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An interview with the creator of new wordless picture book Caged, Duncan Annand 

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Artist Duncan Annand with debut picture book Caged

We were very lucky to have the chance to sit down and talk with the brilliantly creative author Duncan Annand! He is the inventive mind behind our new fantastic wordless picture book Caged! He shared his ideas behind the message of Caged, as well as his thoughts on wordless picture books! Check out what what he said below

Hi Duncan! So your debut picture book Caged is going to be released at the end of next month. You used to be an architect: why did you decide to make a children’s picture book?

I have always been interested in children’s picture books.  And I’ve always loved drawing.  Shortly after I retired I went to the Cambridge School of Art Children’s Book Illustration Summer School as I’d heard how good a course it was and I wanted to see what was involved in illustrating children’s books.  At the Summer School I was seduced into the MA Course when the brilliant Pam Smy said “If you come on the course the first thing we will do,is teach you to draw properly”.  I’ve always wanted to be able to draw properly – so that was it, I was hooked.
So I did the MA course as something stimulating to do in my retirement.  Well I certainly got that.  Drafting a picture book was part of the MA course.
However I was not on a career path and was not expecting to be published, just looking forward to having something enjoyable to do.  Then Tiny Owl came along!

Why did you choose a wordless picture book to share the story? What do you think are the advantages of wordless picture books?

It just evolved really. I got the idea of the story and initially it had a few words in it. As I kept working on it, eventually I realised that it worked really well without the words. I’ve always liked the wordless format. The thing that I like best about them is that readers can set their own pace, and then form their own interpretation. You can ‘read’ it to a child, and then ask them to tell you the story themselves. This way, you get to hear their ideas, and what they’re seeing. I often find that they’ll introduce things you didn’t see yourself! With wordless books, even very young children do not need an adult reader to read to them.  This encourages them to set their own narrative. I like having that involvement from the child.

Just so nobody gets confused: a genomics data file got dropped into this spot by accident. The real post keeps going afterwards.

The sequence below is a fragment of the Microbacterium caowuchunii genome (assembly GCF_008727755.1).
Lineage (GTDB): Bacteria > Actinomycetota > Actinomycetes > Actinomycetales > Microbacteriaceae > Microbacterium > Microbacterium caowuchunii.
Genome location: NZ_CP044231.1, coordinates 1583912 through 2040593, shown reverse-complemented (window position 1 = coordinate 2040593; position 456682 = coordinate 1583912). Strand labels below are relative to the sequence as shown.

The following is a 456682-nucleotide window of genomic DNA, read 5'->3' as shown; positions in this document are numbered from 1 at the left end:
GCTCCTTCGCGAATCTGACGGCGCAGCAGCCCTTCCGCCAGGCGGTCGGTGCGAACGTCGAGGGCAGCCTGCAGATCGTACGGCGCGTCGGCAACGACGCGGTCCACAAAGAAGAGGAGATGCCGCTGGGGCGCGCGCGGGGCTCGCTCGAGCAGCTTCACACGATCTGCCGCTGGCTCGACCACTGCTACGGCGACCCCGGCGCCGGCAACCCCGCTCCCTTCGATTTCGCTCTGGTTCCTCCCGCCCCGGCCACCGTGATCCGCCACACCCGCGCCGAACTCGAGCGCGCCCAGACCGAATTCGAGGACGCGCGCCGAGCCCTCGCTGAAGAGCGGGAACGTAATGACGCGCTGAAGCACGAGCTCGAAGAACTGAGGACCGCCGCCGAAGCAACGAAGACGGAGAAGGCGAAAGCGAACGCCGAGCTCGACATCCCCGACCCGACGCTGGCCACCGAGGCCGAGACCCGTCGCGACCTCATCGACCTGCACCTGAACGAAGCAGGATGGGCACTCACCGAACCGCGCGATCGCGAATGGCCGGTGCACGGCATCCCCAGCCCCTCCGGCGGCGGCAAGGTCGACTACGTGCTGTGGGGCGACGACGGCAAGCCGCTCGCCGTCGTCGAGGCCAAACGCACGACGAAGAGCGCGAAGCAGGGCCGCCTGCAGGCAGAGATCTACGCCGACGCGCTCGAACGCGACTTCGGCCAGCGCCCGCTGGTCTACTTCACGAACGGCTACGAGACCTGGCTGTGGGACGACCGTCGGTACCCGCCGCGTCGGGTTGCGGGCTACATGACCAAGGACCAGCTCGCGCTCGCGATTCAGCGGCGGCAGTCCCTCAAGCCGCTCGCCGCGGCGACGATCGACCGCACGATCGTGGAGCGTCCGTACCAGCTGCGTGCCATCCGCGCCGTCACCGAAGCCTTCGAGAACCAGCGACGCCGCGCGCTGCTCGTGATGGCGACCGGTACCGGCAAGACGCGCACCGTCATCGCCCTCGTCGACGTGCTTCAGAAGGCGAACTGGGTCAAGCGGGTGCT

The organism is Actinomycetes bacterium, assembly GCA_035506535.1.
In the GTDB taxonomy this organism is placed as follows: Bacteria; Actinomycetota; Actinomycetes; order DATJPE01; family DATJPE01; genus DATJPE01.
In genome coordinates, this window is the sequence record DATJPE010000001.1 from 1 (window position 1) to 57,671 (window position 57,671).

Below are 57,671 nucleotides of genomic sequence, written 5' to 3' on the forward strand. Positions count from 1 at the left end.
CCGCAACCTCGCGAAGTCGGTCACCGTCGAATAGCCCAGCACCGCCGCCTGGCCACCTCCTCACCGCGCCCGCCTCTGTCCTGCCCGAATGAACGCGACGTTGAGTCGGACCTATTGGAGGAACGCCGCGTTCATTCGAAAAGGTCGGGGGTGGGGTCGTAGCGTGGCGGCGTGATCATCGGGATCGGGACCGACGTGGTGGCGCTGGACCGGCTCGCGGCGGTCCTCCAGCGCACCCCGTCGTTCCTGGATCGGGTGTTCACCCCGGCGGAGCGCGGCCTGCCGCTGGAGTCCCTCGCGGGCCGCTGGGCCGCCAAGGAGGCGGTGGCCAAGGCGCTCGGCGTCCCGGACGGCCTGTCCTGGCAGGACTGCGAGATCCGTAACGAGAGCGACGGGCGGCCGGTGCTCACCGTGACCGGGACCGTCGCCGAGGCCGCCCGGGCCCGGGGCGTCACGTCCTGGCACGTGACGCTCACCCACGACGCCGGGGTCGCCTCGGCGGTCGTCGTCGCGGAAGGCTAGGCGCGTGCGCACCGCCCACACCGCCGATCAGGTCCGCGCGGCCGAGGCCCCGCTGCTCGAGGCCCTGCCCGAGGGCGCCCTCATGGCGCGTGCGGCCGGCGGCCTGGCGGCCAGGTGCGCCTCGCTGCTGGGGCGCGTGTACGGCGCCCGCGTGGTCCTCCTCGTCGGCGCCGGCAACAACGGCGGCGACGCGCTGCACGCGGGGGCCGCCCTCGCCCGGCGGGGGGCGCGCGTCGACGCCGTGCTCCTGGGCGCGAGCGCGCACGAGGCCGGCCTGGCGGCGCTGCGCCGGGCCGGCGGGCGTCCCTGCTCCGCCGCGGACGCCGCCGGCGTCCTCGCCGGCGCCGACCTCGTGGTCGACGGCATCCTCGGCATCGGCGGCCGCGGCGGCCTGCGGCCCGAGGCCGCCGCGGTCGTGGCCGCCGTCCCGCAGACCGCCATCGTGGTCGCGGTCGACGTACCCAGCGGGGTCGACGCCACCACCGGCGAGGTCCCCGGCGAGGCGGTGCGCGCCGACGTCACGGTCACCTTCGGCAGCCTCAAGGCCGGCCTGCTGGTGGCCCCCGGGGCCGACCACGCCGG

Your style of illustration is largely done in black and white, and is quite minimalist. Why do you use this style? Why are the birds in colour?

Well, it wasn’t just laziness! I do like line drawings. I really like using the colour in that story to focus your attention on the birds that are in the cage. If the whole thing was done in full colour, the parrots would’ve disappeared into the background. It’s the same with the little bluebird, she’s in colour so that the reader notices her, and that way you really see what she is doing.

An interior from Caged

The message of Caged is centred around a theme of freedom. Can you tell me a bit about why you think that this is an important message for current times?

I actually had started off by doing an illustration of a bus with an aviary in it! When somebody looked at it, they said to me: “What a shame the birds were enclosed! Birds like to be free!” I realised that they were right. That’s when I decided to do something that emphasised freedom instead, which is why in Caged we have that resolution of getting to see the birds flying away. I find it difficult because I can see both sides of the story when it comes to animal freedom. I do agree that animals should be free and allowed to stay in their natural home, but I also have wonderful memories of going to the zoo with my children, where they were able to see animals they otherwise would never have been able to see.

And what about the theme of retribution? The bluebird certainly gives the men a taste of their own medicine! Why did you make sure that they got that ending?

From the start I knew that the men would get their comeuppance.  The moral was to be “do unto others as you would have done unto yourself”.  That’s why the building had to have a cupola, that would fall on top of them and trap them.  That determined the shape of the building.

You have an event at Edinburgh International Book Festival to launch Caged in August. What’s going to be happening there?

On August 24th, we will be having the book launch for Caged at Edinburgh Book Festival. We’re going to present the story to the children and try to get them to give us feedback! I’ll also be showing how I created my illustrations and came up with a wordless story, as well as finding out from the children what are their ideas are for putting together a story without using any words! I’m looking forward to it very much.

Caged is a brilliant illustrated, witty tale of freedom and retribution. While a bluebird builds her nest in the forest, two eccentric gentlemen have a more ambitious construction in mind: a vast palatial building, made from birdcages filled with colourful parrots. Until, one day, the bluebird sees a wonderful opportunity to free the birds, and give the men a taste of their own medicine.

  • Watch an interview with Duncan Annand
  • Caged is coming to Edinburgh International Book Festival! Buy tickets here!
  • Read the highlights of our Wordless Picture Book Campaign
  • Download a free poster here!

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